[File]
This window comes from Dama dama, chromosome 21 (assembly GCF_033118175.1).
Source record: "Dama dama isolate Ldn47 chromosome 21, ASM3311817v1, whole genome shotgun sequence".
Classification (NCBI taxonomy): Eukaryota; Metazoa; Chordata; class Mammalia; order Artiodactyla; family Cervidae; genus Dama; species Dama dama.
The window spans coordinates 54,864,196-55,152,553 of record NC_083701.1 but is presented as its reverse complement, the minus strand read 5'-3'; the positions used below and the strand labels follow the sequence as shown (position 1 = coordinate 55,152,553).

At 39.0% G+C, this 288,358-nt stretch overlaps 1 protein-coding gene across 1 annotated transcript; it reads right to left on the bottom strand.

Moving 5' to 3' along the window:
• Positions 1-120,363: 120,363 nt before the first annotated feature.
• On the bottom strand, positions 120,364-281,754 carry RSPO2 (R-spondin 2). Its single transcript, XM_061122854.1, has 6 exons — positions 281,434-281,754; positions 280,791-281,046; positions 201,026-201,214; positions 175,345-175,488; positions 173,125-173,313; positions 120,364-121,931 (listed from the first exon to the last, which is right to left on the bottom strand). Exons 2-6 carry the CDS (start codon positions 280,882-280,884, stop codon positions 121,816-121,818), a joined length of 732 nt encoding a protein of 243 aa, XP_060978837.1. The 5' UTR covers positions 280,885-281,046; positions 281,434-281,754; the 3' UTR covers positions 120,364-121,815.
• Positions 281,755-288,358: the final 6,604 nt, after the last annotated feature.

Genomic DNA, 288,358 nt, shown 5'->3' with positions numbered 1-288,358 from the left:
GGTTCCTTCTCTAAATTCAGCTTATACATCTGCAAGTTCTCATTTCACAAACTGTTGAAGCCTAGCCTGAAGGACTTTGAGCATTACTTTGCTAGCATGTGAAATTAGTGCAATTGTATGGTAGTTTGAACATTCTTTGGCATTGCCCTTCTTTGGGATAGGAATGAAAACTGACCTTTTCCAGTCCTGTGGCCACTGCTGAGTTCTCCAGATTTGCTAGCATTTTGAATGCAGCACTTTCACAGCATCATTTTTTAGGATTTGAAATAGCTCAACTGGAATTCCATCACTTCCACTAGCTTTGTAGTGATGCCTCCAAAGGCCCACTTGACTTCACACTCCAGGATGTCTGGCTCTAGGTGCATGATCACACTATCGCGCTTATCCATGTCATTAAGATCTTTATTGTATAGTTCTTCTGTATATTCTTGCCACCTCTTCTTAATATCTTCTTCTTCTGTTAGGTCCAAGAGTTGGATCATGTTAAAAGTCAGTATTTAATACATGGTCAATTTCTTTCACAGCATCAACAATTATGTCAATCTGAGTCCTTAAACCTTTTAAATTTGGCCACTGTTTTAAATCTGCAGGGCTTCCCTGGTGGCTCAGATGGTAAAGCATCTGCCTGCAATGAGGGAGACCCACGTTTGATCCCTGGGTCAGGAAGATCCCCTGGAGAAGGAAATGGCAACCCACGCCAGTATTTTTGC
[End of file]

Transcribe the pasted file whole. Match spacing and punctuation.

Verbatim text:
This window comes from Dama dama, chromosome 21 (assembly GCF_033118175.1).
Source record: "Dama dama isolate Ldn47 chromosome 21, ASM3311817v1, whole genome shotgun sequence".
Classification (NCBI taxonomy): Eukaryota; Metazoa; Chordata; class Mammalia; order Artiodactyla; family Cervidae; genus Dama; species Dama dama.
The window spans coordinates 54,864,196-55,152,553 of record NC_083701.1 but is presented as its reverse complement, the minus strand read 5'-3'; the positions used below and the strand labels follow the sequence as shown (position 1 = coordinate 55,152,553).

At 39.0% G+C, this 288,358-nt stretch overlaps 1 protein-coding gene across 1 annotated transcript; it reads right to left on the bottom strand.

Moving 5' to 3' along the window:
• Positions 1-120,363: 120,363 nt before the first annotated feature.
• On the bottom strand, positions 120,364-281,754 carry RSPO2 (R-spondin 2). Its single transcript, XM_061122854.1, has 6 exons — positions 281,434-281,754; positions 280,791-281,046; positions 201,026-201,214; positions 175,345-175,488; positions 173,125-173,313; positions 120,364-121,931 (listed from the first exon to the last, which is right to left on the bottom strand). Exons 2-6 carry the CDS (start codon positions 280,882-280,884, stop codon positions 121,816-121,818), a joined length of 732 nt encoding a protein of 243 aa, XP_060978837.1. The 5' UTR covers positions 280,885-281,046; positions 281,434-281,754; the 3' UTR covers positions 120,364-121,815.
• Positions 281,755-288,358: the final 6,604 nt, after the last annotated feature.

Genomic DNA, 288,358 nt, shown 5'->3' with positions numbered 1-288,358 from the left:
GGTTCCTTCTCTAAATTCAGCTTATACATCTGCAAGTTCTCATTTCACAAACTGTTGAAGCCTAGCCTGAAGGACTTTGAGCATTACTTTGCTAGCATGTGAAATTAGTGCAATTGTATGGTAGTTTGAACATTCTTTGGCATTGCCCTTCTTTGGGATAGGAATGAAAACTGACCTTTTCCAGTCCTGTGGCCACTGCTGAGTTCTCCAGATTTGCTAGCATTTTGAATGCAGCACTTTCACAGCATCATTTTTTAGGATTTGAAATAGCTCAACTGGAATTCCATCACTTCCACTAGCTTTGTAGTGATGCCTCCAAAGGCCCACTTGACTTCACACTCCAGGATGTCTGGCTCTAGGTGCATGATCACACTATCGCGCTTATCCATGTCATTAAGATCTTTATTGTATAGTTCTTCTGTATATTCTTGCCACCTCTTCTTAATATCTTCTTCTTCTGTTAGGTCCAAGAGTTGGATCATGTTAAAAGTCAGTATTTAATACATGGTCAATTTCTTTCACAGCATCAACAATTATGTCAATCTGAGTCCTTAAACCTTTTAAATTTGGCCACTGTTTTAAATCTGCAGGGCTTCCCTGGTGGCTCAGATGGTAAAGCATCTGCCTGCAATGAGGGAGACCCACGTTTGATCCCTGGGTCAGGAAGATCCCCTGGAGAAGGAAATGGCAACCCACGCCAGTATTTTTGC